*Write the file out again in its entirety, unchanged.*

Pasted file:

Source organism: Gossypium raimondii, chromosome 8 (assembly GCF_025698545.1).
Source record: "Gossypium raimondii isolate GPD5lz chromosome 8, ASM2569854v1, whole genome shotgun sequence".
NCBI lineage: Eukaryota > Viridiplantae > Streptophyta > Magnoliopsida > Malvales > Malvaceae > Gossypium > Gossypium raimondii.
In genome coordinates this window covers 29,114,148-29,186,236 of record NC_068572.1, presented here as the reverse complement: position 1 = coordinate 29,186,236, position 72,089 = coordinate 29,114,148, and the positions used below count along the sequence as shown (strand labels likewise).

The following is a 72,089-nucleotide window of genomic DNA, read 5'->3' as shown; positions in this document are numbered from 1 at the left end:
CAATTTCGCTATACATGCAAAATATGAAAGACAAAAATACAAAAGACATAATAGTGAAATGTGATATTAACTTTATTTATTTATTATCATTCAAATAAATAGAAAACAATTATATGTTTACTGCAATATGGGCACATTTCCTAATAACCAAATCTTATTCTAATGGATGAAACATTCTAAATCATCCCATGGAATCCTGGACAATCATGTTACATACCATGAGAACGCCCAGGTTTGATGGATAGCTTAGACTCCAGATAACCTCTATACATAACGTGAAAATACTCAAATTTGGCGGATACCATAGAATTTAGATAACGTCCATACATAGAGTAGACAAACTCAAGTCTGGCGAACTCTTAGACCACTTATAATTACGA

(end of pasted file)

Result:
Source organism: Gossypium raimondii, chromosome 8 (assembly GCF_025698545.1).
Source record: "Gossypium raimondii isolate GPD5lz chromosome 8, ASM2569854v1, whole genome shotgun sequence".
NCBI lineage: Eukaryota > Viridiplantae > Streptophyta > Magnoliopsida > Malvales > Malvaceae > Gossypium > Gossypium raimondii.
In genome coordinates this window covers 29,114,148-29,186,236 of record NC_068572.1, presented here as the reverse complement: position 1 = coordinate 29,186,236, position 72,089 = coordinate 29,114,148, and the positions used below count along the sequence as shown (strand labels likewise).

The following is a 72,089-nucleotide window of genomic DNA, read 5'->3' as shown; positions in this document are numbered from 1 at the left end:
CAATTTCGCTATACATGCAAAATATGAAAGACAAAAATACAAAAGACATAATAGTGAAATGTGATATTAACTTTATTTATTTATTATCATTCAAATAAATAGAAAACAATTATATGTTTACTGCAATATGGGCACATTTCCTAATAACCAAATCTTATTCTAATGGATGAAACATTCTAAATCATCCCATGGAATCCTGGACAATCATGTTACATACCATGAGAACGCCCAGGTTTGATGGATAGCTTAGACTCCAGATAACCTCTATACATAACGTGAAAATACTCAAATTTGGCGGATACCATAGAATTTAGATAACGTCCATACATAGAGTAGACAAACTCAAGTCTGGCGAACTCTTAGACCACTTATAATTACGA